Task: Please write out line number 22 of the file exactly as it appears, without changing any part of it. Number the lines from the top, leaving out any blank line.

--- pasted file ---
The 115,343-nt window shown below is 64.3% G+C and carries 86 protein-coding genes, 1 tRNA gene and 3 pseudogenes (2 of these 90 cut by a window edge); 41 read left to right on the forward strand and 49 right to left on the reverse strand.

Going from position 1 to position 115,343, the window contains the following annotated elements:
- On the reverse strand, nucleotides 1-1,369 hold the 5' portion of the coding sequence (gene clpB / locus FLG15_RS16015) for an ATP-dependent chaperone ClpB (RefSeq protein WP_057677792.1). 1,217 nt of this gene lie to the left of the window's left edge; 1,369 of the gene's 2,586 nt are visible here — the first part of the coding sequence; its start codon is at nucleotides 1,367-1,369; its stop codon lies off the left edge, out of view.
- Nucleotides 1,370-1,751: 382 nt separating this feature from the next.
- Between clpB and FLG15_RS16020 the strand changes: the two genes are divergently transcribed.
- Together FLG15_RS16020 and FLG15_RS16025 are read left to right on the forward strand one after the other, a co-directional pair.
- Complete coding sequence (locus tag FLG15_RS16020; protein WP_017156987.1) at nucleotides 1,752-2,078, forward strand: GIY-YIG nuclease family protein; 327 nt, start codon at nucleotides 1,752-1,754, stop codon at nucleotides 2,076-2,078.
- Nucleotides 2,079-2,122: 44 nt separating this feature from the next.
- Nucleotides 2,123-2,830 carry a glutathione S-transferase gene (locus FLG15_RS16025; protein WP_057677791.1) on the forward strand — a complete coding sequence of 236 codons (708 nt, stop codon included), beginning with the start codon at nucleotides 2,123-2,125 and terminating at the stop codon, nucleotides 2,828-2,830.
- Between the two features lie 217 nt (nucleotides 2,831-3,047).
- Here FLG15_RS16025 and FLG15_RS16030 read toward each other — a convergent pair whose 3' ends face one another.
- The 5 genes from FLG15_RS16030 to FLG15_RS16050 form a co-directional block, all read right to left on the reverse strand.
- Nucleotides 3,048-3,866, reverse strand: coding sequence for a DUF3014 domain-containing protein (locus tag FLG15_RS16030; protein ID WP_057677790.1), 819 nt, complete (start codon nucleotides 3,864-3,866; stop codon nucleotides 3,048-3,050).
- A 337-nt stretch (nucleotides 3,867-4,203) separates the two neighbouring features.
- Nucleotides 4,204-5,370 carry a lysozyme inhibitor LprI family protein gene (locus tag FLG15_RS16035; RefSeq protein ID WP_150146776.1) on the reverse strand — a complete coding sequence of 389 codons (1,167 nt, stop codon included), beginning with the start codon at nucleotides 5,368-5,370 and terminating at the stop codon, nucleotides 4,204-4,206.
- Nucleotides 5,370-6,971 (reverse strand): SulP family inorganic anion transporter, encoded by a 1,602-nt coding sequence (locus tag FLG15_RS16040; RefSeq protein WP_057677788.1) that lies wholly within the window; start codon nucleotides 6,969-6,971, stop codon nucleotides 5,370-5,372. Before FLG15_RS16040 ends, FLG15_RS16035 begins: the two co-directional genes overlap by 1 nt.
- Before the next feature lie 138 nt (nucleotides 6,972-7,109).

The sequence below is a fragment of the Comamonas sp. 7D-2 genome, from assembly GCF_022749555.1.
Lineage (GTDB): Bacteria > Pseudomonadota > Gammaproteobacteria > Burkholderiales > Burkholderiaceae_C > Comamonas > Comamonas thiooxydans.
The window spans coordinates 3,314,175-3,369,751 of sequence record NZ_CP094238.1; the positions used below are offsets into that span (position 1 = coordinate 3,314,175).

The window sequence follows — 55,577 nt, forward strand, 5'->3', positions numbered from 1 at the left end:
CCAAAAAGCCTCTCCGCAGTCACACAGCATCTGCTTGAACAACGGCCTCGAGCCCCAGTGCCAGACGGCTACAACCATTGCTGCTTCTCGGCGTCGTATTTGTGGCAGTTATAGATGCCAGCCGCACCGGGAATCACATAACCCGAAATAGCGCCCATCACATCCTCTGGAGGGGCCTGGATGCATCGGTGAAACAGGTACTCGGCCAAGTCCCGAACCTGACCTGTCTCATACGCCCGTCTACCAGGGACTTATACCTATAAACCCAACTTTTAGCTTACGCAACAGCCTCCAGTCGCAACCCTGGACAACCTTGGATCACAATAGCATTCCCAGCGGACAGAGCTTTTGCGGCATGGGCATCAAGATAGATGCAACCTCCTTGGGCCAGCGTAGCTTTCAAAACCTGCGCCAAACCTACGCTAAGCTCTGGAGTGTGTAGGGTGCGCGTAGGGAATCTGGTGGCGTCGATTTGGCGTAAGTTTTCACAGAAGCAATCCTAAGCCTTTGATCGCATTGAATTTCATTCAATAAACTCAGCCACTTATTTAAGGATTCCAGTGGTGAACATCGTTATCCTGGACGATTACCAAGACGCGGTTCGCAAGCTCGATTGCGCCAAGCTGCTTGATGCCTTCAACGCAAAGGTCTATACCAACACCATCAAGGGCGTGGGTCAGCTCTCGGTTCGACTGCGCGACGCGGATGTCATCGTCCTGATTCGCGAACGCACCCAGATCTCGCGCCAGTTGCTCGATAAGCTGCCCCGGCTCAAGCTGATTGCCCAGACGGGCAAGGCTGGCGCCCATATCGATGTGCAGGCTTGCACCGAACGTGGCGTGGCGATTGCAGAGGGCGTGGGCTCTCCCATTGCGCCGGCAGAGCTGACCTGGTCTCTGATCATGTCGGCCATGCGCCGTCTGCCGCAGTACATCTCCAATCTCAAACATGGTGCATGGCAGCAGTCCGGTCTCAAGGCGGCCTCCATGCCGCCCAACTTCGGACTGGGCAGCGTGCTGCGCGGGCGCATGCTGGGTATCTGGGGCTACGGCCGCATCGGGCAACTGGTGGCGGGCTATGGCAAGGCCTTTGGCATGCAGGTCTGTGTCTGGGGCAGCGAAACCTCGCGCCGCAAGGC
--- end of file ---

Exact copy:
CCAAAAAGCCTCTCCGCAGTCACACAGCATCTGCTTGAACAACGGCCTCGAGCCCCAGTGCCAGACGGCTACAACCATTGCTGCTTCTCGGCGTCGTATTTGTGGCAGTTATAGATGCCAGCCGCACCGGGAATCACATAACCCGAAATAGCGCCCATCACATCCTCTGGAGGGGCCTGGATGCATCGGTGAAACAGGTACTCGGCCAAGTCCCGAACCTGACCTGTCTCATACGCCCGTCTACCAGGGACTTATACCTATAAACCCAACTTTTAGCTTACGCAACAGCCTCCAGTCGCAACCCTGGACAACCTTGGATCACAATAGCATTCCCAGCGGACAGAGCTTTTGCGGCATGGGCATCAAGATAGATGCAACCTCCTTGGGCCAGCGTAGCTTTCAAAACCTGCGCCAAACCTACGCTAAGCTCTGGAGTGTGTAGGGTGCGCGTAGGGAATCTGGTGGCGTCGATTTGGCGTAAGTTTTCACAGAAGCAATCCTAAGCCTTTGATCGCATTGAATTTCATTCAATAAACTCAGCCACTTATTTAAGGATTCCAGTGGTGAACATCGTTATCCTGGACGATTACCAAGACGCGGTTCGCAAGCTCGATTGCGCCAAGCTGCTTGATGCCTTCAACGCAAAGGTCTATACCAACACCATCAAGGGCGTGGGTCAGCTCTCGGTTCGACTGCGCGACGCGGATGTCATCGTCCTGATTCGCGAACGCACCCAGATCTCGCGCCAGTTGCTCGATAAGCTGCCCCGGCTCAAGCTGATTGCCCAGACGGGCAAGGCTGGCGCCCATATCGATGTGCAGGCTTGCACCGAACGTGGCGTGGCGATTGCAGAGGGCGTGGGCTCTCCCATTGCGCCGGCAGAGCTGACCTGGTCTCTGATCATGTCGGCCATGCGCCGTCTGCCGCAGTACATCTCCAATCTCAAACATGGTGCATGGCAGCAGTCCGGTCTCAAGGCGGCCTCCATGCCGCCCAACTTCGGACTGGGCAGCGTGCTGCGCGGGCGCATGCTGGGTATCTGGGGCTACGGCCGCATCGGGCAACTGGTGGCGGGCTATGGCAAGGCCTTTGGCATGCAGGTCTGTGTCTGGGGCAGCGAAACCTCGCGCCGCAAGGC